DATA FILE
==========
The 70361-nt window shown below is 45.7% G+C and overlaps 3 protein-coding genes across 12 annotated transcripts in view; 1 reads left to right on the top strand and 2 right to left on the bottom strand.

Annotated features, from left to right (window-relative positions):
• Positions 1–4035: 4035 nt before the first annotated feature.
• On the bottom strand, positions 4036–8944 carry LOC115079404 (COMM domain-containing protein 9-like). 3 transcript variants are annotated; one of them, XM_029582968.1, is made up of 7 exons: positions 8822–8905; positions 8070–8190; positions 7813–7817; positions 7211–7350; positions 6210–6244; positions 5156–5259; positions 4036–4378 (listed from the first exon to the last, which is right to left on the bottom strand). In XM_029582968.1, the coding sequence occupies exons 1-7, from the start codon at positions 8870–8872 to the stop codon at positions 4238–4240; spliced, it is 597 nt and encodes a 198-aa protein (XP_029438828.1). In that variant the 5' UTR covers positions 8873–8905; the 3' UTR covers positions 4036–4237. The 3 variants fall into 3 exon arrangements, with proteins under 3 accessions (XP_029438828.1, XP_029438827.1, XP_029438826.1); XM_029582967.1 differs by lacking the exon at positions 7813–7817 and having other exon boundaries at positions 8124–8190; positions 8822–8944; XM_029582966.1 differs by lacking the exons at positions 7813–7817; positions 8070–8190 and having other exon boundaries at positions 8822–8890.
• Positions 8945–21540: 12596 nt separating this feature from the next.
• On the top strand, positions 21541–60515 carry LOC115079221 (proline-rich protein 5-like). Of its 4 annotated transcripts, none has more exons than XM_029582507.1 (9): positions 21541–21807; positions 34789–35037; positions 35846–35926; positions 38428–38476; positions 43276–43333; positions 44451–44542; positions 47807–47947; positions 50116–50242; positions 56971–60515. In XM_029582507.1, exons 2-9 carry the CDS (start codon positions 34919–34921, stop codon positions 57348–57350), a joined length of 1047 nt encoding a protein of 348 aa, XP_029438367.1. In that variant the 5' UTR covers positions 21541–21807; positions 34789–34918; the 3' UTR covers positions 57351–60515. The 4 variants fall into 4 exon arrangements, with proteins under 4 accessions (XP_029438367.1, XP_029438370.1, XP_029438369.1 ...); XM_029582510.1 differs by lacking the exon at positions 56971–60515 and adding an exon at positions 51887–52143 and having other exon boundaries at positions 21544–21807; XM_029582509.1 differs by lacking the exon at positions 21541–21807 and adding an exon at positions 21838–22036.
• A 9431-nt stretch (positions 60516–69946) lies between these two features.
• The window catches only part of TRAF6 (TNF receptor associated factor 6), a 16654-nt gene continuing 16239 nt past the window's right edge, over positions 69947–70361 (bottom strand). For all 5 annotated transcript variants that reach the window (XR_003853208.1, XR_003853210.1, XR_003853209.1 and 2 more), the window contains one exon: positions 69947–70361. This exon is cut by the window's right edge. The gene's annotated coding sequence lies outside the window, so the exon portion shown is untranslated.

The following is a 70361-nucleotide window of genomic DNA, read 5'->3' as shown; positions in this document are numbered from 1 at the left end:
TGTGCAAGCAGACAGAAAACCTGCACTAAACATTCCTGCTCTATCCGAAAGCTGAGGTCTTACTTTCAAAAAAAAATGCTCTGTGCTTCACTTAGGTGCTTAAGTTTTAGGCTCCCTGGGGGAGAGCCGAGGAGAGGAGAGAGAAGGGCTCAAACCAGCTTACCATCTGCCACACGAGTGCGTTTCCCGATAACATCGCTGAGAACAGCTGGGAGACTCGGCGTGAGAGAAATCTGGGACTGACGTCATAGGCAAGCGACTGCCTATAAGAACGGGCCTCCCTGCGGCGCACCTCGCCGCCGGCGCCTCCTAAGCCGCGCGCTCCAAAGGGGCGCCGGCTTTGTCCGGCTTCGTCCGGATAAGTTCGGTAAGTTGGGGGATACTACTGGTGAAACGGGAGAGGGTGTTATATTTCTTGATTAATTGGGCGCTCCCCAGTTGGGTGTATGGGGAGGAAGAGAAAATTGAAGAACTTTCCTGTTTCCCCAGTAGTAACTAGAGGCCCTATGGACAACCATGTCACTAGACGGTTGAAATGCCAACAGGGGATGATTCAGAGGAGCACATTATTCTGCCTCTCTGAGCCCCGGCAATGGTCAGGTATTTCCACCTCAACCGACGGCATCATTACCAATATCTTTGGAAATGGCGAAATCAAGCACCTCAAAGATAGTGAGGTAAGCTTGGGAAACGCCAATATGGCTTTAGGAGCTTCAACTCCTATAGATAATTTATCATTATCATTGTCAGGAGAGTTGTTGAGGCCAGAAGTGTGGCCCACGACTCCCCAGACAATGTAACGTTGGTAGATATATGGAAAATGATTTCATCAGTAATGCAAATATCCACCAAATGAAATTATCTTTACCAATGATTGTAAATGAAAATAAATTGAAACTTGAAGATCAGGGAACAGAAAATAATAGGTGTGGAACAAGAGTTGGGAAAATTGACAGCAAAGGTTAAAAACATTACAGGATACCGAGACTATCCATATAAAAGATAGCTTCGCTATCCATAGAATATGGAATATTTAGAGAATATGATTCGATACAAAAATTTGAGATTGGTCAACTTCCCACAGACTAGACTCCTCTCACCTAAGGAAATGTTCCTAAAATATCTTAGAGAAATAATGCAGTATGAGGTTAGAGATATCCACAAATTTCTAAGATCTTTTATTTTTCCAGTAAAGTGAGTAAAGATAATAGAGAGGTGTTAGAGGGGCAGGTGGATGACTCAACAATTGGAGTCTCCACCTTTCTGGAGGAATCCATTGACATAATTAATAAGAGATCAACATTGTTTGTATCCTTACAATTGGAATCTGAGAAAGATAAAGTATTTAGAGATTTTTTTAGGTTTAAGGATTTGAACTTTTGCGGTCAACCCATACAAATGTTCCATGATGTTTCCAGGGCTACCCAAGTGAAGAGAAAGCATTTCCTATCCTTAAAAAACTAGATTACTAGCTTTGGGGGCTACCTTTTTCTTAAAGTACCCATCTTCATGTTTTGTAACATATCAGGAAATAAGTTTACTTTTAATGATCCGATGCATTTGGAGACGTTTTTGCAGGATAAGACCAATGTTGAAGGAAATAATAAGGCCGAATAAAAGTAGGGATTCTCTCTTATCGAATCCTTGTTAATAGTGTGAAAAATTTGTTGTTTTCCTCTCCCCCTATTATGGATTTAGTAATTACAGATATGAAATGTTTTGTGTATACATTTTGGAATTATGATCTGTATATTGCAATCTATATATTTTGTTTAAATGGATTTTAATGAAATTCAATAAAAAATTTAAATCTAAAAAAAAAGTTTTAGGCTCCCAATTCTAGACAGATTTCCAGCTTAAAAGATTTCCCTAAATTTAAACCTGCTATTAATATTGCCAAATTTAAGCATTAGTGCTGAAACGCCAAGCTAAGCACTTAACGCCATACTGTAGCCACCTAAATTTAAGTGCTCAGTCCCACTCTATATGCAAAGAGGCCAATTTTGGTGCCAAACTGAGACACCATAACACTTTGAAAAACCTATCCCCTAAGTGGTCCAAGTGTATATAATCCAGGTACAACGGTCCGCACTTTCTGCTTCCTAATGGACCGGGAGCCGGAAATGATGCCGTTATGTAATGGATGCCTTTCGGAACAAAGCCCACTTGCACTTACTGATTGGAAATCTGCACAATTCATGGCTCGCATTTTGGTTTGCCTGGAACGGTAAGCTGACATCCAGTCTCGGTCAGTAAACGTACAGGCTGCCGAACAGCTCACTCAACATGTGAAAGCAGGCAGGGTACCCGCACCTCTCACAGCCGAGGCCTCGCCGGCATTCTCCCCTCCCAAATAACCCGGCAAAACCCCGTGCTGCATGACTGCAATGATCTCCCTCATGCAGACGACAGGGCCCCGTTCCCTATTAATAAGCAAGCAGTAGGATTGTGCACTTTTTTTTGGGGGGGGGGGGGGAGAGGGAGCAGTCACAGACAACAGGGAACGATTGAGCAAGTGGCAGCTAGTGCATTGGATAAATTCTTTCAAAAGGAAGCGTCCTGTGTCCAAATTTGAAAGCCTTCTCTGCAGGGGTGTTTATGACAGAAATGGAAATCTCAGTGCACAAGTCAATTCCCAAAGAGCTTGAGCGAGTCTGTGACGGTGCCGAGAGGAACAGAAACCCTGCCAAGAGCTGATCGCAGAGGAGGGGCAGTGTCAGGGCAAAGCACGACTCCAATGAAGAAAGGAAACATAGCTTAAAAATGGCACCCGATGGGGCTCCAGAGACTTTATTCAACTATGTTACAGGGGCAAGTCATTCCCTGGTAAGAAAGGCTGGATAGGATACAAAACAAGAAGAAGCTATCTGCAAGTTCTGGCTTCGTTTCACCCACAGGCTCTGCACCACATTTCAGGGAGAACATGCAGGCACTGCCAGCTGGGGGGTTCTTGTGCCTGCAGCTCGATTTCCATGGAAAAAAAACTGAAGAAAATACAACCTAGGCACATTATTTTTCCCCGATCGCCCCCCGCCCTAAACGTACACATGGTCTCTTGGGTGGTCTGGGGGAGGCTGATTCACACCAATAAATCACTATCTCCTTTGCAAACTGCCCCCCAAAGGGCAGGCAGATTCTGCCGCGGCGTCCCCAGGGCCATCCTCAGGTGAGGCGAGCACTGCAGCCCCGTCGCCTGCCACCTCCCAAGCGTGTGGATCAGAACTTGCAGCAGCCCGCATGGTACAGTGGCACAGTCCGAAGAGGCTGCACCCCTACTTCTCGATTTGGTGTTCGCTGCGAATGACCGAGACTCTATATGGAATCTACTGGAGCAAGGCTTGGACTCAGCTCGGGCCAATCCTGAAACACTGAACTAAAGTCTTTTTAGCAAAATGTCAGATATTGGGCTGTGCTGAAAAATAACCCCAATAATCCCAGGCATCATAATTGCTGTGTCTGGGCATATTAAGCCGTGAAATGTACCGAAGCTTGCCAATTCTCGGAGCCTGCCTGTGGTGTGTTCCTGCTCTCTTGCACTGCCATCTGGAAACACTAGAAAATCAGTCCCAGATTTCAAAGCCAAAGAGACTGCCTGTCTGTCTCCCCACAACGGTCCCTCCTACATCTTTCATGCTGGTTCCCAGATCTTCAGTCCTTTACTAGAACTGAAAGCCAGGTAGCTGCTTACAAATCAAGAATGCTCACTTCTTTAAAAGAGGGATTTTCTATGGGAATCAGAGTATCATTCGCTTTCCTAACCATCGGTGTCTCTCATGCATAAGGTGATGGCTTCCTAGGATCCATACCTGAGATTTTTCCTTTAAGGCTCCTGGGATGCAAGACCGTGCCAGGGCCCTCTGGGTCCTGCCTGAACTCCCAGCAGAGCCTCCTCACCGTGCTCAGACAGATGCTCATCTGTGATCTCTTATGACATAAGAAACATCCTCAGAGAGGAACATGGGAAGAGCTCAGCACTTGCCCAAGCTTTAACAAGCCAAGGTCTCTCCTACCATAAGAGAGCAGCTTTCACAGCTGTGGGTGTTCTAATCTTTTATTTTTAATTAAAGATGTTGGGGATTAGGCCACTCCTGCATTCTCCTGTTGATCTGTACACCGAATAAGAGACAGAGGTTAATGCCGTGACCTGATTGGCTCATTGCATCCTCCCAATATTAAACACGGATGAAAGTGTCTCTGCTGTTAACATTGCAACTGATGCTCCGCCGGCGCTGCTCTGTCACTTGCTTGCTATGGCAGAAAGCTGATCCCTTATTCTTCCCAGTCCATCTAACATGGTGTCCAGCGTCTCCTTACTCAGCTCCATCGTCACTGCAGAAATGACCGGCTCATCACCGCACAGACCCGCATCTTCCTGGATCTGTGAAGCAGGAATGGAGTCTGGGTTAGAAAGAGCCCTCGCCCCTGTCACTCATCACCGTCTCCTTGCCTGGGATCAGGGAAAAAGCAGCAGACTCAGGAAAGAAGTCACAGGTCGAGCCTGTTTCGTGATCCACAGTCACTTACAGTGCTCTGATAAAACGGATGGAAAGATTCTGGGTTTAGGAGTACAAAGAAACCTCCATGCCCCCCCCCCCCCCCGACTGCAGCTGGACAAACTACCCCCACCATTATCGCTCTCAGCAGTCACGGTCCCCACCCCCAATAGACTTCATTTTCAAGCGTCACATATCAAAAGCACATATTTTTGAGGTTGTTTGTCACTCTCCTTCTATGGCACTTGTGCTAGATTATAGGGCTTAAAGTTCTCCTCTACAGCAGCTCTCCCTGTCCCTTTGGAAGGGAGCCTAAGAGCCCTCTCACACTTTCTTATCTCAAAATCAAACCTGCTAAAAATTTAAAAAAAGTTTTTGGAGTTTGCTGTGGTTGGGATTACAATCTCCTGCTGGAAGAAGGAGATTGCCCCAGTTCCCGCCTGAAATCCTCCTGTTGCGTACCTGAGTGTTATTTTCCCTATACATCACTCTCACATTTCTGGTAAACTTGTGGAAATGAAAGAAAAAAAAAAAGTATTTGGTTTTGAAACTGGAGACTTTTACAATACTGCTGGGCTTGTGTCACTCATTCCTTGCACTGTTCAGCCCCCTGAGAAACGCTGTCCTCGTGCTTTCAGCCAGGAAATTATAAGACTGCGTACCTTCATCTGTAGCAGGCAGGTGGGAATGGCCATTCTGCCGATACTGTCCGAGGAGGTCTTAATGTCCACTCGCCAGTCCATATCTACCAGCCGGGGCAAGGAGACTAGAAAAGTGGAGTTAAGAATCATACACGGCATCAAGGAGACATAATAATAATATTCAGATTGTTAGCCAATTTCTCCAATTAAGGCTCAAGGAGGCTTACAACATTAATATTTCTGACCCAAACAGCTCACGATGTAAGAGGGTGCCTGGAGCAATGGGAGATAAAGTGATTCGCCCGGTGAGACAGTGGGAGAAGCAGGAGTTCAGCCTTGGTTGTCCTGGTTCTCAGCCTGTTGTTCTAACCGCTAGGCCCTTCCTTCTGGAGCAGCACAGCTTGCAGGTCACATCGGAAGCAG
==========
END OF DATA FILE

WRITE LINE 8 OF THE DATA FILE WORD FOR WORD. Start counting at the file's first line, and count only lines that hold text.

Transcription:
• The window catches only part of TRAF6 (TNF receptor associated factor 6), a 16654-nt gene continuing 16239 nt past the window's right edge, over positions 69947–70361 (bottom strand). For all 5 annotated transcript variants that reach the window (XR_003853208.1, XR_003853210.1, XR_003853209.1 and 2 more), the window contains one exon: positions 69947–70361. This exon is cut by the window's right edge. The gene's annotated coding sequence lies outside the window, so the exon portion shown is untranslated.